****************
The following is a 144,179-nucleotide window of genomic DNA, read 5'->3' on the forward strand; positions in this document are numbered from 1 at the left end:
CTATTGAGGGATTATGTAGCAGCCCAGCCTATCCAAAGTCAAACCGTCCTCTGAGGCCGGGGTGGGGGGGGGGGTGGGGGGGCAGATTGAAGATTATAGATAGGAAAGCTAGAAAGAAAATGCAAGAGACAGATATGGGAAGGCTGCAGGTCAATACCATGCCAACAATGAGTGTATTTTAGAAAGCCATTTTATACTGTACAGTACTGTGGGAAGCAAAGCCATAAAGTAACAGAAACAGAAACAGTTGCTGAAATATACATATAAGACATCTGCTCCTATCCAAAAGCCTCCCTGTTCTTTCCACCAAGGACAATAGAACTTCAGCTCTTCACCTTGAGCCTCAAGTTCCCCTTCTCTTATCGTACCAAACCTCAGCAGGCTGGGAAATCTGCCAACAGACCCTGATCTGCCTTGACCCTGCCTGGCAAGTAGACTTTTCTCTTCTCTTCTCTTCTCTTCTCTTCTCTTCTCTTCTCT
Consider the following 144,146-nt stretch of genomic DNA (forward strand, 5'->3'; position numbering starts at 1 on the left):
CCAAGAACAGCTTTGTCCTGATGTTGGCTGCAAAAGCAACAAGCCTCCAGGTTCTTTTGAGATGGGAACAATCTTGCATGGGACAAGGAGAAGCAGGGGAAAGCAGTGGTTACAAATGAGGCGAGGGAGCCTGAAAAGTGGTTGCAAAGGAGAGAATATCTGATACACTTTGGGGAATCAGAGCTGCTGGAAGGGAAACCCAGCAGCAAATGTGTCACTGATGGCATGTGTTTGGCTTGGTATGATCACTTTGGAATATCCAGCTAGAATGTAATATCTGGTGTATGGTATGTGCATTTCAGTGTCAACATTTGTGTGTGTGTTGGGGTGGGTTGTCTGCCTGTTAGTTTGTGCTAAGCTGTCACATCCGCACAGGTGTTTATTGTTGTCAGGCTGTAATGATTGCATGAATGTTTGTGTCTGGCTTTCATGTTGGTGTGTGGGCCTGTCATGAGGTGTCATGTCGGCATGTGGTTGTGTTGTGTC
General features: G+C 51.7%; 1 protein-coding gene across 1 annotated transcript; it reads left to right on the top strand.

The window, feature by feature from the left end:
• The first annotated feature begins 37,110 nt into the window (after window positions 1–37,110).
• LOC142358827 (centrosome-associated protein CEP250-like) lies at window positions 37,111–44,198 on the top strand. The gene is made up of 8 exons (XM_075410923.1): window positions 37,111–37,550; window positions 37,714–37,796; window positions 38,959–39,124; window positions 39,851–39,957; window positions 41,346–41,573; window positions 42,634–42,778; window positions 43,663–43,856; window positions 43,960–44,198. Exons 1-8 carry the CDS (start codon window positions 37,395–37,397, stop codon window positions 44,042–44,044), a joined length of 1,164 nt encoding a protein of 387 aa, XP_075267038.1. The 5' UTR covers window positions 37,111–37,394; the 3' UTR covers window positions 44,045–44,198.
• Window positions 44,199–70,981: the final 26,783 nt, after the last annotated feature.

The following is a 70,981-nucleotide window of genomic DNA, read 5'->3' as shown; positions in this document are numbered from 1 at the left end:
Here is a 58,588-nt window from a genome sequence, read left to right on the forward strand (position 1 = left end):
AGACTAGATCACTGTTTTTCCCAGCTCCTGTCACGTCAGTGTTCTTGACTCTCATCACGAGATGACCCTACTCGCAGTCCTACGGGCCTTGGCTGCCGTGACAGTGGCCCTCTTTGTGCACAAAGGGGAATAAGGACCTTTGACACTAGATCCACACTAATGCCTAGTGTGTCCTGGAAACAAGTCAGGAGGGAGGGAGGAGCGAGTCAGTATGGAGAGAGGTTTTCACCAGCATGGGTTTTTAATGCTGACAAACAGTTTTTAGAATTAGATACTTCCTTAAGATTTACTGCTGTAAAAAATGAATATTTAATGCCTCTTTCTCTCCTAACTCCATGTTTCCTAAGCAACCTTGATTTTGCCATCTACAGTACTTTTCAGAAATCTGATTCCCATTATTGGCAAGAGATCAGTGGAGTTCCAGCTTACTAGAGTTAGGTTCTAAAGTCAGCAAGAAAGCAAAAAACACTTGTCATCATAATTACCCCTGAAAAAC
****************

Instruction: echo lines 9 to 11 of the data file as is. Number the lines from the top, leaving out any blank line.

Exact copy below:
• Window positions 44,199–70,981: the final 26,783 nt, after the last annotated feature.

The following is a 70,981-nucleotide window of genomic DNA, read 5'->3' as shown; positions in this document are numbered from 1 at the left end:
Here is a 58,588-nt window from a genome sequence, read left to right on the forward strand (position 1 = left end):